Books in brief: From a history of translation to a novel about falling for a bear

Plus: Tahmina Anam’s post-apocalyptic tale, and John Maxwell O’Brien’s Joycean treat

Tahmima Anam

Tahmima Anam


The Startup Wife
Tahmima Anam
Canongate, £14.99
“If only you could give every skeptic what they wanted, some kind of believable replacement for God.” Computer scientist Asha has worked on an algorithm that will do just this: a social media app that feeds on people’s personalities to create meaningful rituals in the place of religion. The shiny people at Utopia, the startup incubator, like the idea of WAI (We Are Infinite), thinking it could be useful in the post-apocalyptic world. With Asha newly married to Cyrus, he lends his unique and astonishing gifts to the project. Things take off fast for them both – but one of them will be increasingly side-lined in the boardroom. The book explores concepts of faith, meaning, and technology, poking fun at the high altar of big tech while examining Asha’s private and professional struggles: breezy and bright. Ruth McKee

Dancing on Ropes
Anna Aslanyan
Profile Books, £16.99
This is a history of the delicate but often influential role played by translators and interpreters, including at the Nuremberg trials and in the translation of the Bible by St Jerome and Google. It jumps back and forth through the centuries and ranges from the satirical to the deadly serious. As such, it is less about pushing a central thesis than conveying the high-stakes, real-world relevance of the subject. There is some interesting counterfactual speculation, for example about what might have happened had the Japanese response to the Potsdam Declaration been translated differently, but equally persuasive are the more invisible instances from asylum seeker court cases. An inventive collection that rewards the curious reader. Rónán Hession

The Pear Field
Nana Ekvtimishvili, translated by Elizabeth Heighway
Peirene Press, £12
The Georgian writer and film-maker ’s novel is set in a Residential School for Intellectually Disabled Children – or as the locals dub it, “the School for Idiots” – in the grim suburbs of Tbilisi. Lela is an 18-year-old long-term resident and surrogate older sister to the younger children, who is left to feel her way, alone, into burgeoning womanhood. Her world is one of dangerous vulnerability and few escape routes. People arrive without backstories and disappear into unseen futures. There is an aching sense of a young life on a hill start: revving to go forwards, but slipping backwards because she doesn’t know how. An affecting novel about youth lost in society’s cracks. Rónán Hession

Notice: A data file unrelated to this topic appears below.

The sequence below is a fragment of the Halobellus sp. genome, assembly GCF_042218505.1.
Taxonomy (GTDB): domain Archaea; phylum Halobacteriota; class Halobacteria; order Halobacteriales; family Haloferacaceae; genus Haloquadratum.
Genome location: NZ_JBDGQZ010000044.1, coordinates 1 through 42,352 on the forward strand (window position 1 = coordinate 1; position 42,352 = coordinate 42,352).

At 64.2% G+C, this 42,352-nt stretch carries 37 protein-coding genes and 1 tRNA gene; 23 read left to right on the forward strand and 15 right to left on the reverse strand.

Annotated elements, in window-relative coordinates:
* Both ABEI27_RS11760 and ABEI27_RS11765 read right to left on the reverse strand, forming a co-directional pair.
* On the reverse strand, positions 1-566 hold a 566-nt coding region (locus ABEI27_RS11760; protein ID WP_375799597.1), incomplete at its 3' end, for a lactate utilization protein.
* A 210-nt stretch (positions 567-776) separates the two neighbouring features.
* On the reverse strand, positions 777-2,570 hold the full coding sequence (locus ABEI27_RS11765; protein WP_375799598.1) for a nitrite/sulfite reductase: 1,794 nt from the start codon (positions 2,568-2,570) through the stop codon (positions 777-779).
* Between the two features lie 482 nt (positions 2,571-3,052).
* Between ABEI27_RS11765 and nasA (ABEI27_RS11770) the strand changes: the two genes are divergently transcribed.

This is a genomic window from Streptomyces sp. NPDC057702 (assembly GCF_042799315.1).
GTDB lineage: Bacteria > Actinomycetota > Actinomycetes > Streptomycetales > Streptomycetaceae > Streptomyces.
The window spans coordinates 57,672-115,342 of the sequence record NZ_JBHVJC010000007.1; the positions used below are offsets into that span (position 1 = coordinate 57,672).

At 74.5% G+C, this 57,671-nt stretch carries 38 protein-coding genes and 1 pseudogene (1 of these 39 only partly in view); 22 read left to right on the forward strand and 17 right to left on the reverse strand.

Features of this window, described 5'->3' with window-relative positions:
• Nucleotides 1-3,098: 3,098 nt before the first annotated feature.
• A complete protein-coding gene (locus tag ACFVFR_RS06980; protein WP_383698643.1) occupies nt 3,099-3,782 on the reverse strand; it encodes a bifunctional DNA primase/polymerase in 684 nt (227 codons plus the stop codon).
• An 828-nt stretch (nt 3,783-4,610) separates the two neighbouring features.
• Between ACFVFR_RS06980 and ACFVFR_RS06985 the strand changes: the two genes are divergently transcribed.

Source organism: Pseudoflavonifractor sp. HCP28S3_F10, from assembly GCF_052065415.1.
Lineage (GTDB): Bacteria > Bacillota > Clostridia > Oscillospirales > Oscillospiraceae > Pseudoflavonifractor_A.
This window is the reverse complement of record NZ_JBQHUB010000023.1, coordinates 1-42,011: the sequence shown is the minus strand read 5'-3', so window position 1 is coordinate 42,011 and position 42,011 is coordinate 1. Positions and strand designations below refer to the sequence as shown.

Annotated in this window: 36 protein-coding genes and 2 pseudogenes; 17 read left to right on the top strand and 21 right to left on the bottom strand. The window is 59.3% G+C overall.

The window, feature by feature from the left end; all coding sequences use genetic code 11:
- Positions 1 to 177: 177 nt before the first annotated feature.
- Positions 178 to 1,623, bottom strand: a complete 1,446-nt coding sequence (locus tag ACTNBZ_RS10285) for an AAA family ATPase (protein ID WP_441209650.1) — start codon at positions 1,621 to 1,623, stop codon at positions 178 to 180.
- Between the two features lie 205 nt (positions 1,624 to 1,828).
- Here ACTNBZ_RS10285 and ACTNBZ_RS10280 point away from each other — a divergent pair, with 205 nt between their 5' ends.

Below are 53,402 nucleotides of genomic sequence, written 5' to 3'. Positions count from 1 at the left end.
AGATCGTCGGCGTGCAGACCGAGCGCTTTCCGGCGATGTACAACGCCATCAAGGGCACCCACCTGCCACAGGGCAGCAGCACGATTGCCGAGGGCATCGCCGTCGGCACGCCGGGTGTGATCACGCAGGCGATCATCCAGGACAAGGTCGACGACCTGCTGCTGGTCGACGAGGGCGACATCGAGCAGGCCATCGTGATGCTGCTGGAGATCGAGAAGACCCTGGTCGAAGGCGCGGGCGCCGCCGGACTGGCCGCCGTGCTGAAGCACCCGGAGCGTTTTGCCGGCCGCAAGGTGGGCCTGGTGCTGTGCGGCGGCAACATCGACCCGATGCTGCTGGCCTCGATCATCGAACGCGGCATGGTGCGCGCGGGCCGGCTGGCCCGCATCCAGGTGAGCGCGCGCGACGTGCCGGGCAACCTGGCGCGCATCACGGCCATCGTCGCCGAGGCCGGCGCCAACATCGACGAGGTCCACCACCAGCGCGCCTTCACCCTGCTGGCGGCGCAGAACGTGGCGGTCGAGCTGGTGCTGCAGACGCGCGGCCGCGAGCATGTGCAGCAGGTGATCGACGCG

Marian Engel
Daunt Books £9.99
“In the winter, she lived like a mole, buried deep in her office, digging among maps and manuscripts.” Librarian Lou heads to a remote island to document the estate of the late Colonel Cary, where solitude and strangeness marry with lush surroundings and a peculiar house as she undertakes her task. Here, Lou meets the bear – not a metaphorical or a magically real one, but a real brown bear, kept at the house by the previous occupants. She encounters him first in chains, both of them wary. Gradually, as she uncovers more about the history of the house, she forms first a friendship with the bear – and then more. A love story with a bear sounds bizarre, incredible, perverse even – but you suspend disbelief throughout this odd, tender novel, a story which burrows under your skin. Ruth McKee

Phoebe Wynne
Quercus, £14.99
Caldonbrae Hall is a boarding school for girls; it looms over the sea in a remote part of Scotland, its gothic isolation and brooding atmosphere fitting for this modern gothic novel with a feminist impulse. There is an appetising tension as classics teacher Rose arrives into a world she at first doesn’t understand – and gradually comes to fear. Like Jane Eyre, alone, with only books for solace, Rose suspects there is a secret at the dark heart of the school. The girls are being prepared for the world, the prospectus says, but Rose cannot understand their codes, their strange classes and peculiar etiquette; the terrifying truth is revealed as she falls under the power and watchful eye of the school. Latin and Greek myths echo throughout, in a story that will not let you go. Ruth McKee

Aloysius the Great
John Maxwell O’Brien
Propertius Press, $7.99
James Joyce said that his Ulysses would keep professors busy for centuries. Admirers of James Joyce will luxuriate in John Maxwell O’Brien’s debut novel, Aloysius the Great. Names and phrases from Ulysses are peppered throughout this jocular, sharp-witted and insightful book. Don’t let the erudite motif put you off, though, Joyce’s influence is subtle and unobtrusive. Aloysius the Great is a spell-binding read by itself. The narrative is smooth as silk, O’Brien’s dialogue is wickedly witty, and his characters are quirky and unforgettable. Set in England academe in the Swinging Sixties, Aloysius the Great is an immensely entertaining novel as well as a treasure trove for Joyce aficionados. Jim Ward

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